Evidentiary Problems of Multidisciplinarity in the Litigation of Business Method Patents
It is now widely accepted that judicial decision making is not a neutral exercise in interpretation of established law and consequently decisions, particularly in novel areas, should take account of policy considerations. In this article the author uses the example of litigation over the patentability of business methods to problematize this line of reasoning. Sound policy typically turns on empirical evidence, and while there is a significant body of research on the question of whether business method patents promote innovation, such evidence has been introduced only indirectly, though academic articles. This does not allow adequate examination of the reliability of the evidence. Introducing empirical social science evidence directly in litigation faces a number of hurdles which are discussed. Ultimately the author argues that it is beyond the institutional competence of the courts to adequately take account of empirical social science evidence on the issue of whether business method patents are good for innovation. While the details of the arguments are specific to the context of business method patents, the author suggests that the issue of institutional competence should always be taken into account when considering whether empirical social science evidence should drive judicial decision making.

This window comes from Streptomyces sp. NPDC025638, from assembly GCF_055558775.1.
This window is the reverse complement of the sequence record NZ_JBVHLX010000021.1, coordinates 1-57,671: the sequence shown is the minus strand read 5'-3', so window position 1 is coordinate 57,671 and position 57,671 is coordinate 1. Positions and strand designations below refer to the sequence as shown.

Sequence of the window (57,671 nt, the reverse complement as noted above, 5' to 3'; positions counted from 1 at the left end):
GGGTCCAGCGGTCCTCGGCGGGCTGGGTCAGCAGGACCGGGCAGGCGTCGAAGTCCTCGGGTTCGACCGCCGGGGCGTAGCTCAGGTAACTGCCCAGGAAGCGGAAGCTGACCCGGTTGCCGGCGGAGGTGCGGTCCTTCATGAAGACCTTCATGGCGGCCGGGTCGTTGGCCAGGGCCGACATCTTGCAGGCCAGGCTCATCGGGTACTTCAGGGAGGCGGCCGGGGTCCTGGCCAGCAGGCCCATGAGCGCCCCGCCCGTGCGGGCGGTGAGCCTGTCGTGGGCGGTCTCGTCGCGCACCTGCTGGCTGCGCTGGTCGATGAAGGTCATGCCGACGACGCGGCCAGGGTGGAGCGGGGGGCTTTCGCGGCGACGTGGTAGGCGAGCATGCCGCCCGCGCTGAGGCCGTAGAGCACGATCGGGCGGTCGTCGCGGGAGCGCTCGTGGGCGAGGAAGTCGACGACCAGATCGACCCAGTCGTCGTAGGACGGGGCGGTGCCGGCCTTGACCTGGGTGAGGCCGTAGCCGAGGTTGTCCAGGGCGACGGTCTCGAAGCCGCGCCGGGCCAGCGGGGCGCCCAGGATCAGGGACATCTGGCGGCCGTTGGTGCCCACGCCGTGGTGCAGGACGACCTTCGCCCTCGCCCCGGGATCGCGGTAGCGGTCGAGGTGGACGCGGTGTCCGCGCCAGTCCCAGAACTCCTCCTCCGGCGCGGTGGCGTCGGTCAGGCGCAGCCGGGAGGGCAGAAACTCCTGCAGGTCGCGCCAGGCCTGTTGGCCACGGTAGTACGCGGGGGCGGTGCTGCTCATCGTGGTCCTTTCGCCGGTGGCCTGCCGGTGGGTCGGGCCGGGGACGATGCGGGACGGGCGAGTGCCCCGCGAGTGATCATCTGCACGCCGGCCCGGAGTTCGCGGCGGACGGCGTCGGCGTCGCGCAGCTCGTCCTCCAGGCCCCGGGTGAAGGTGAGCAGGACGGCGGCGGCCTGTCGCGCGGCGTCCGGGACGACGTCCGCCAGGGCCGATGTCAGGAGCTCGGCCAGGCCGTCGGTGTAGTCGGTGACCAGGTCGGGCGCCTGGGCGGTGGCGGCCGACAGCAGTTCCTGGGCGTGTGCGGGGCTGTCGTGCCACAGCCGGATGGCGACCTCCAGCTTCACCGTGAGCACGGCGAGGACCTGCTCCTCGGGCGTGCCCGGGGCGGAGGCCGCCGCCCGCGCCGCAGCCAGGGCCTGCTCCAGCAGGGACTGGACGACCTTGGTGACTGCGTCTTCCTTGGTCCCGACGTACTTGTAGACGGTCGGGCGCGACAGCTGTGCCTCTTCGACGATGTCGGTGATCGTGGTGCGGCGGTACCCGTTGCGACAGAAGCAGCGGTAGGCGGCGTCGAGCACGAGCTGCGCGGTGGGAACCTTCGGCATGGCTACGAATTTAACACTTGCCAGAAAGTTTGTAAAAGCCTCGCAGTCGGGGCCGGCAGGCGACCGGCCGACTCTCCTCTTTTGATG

Norman Siebrasse is a Professor of Law at the University of New Brunswick. He received his BSc in Engineering Physics and his LLB from Queen’s University, before clerking at the Supreme Court of Canada for the Honourable Madam Justice McLachlin during the 1991–92 term. After receiving an LLM from the University of Chicago, he joined the University of New Brunswick Faculty of Law in 1993. Professor Siebrasse teaches in the areas of intellectual property law, commercial law, and remedies. His research focuses on patent law, and his blog www.SufficientDescription.com comments on recent Canadian patent cases.